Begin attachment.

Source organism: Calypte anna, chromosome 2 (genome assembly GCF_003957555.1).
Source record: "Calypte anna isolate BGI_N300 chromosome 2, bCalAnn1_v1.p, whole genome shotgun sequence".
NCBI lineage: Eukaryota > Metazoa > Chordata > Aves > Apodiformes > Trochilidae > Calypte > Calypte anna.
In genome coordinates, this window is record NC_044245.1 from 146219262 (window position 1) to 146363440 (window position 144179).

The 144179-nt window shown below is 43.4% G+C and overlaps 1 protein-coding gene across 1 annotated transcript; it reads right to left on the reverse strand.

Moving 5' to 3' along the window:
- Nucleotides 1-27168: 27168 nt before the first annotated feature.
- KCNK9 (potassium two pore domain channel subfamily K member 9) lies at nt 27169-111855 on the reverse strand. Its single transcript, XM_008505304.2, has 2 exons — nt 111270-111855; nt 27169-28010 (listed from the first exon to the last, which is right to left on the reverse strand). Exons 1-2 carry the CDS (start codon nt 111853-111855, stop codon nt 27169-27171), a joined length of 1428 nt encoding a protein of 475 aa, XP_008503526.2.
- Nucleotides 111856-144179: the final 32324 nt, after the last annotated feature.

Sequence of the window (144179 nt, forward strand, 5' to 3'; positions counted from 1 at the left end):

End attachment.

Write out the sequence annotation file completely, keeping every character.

Source organism: Calypte anna, chromosome 2 (genome assembly GCF_003957555.1).
Source record: "Calypte anna isolate BGI_N300 chromosome 2, bCalAnn1_v1.p, whole genome shotgun sequence".
NCBI lineage: Eukaryota > Metazoa > Chordata > Aves > Apodiformes > Trochilidae > Calypte > Calypte anna.
In genome coordinates, this window is record NC_044245.1 from 146219262 (window position 1) to 146363440 (window position 144179).

The 144179-nt window shown below is 43.4% G+C and overlaps 1 protein-coding gene across 1 annotated transcript; it reads right to left on the reverse strand.

Moving 5' to 3' along the window:
- Nucleotides 1-27168: 27168 nt before the first annotated feature.
- KCNK9 (potassium two pore domain channel subfamily K member 9) lies at nt 27169-111855 on the reverse strand. Its single transcript, XM_008505304.2, has 2 exons — nt 111270-111855; nt 27169-28010 (listed from the first exon to the last, which is right to left on the reverse strand). Exons 1-2 carry the CDS (start codon nt 111853-111855, stop codon nt 27169-27171), a joined length of 1428 nt encoding a protein of 475 aa, XP_008503526.2.
- Nucleotides 111856-144179: the final 32324 nt, after the last annotated feature.

Sequence of the window (144179 nt, forward strand, 5' to 3'; positions counted from 1 at the left end):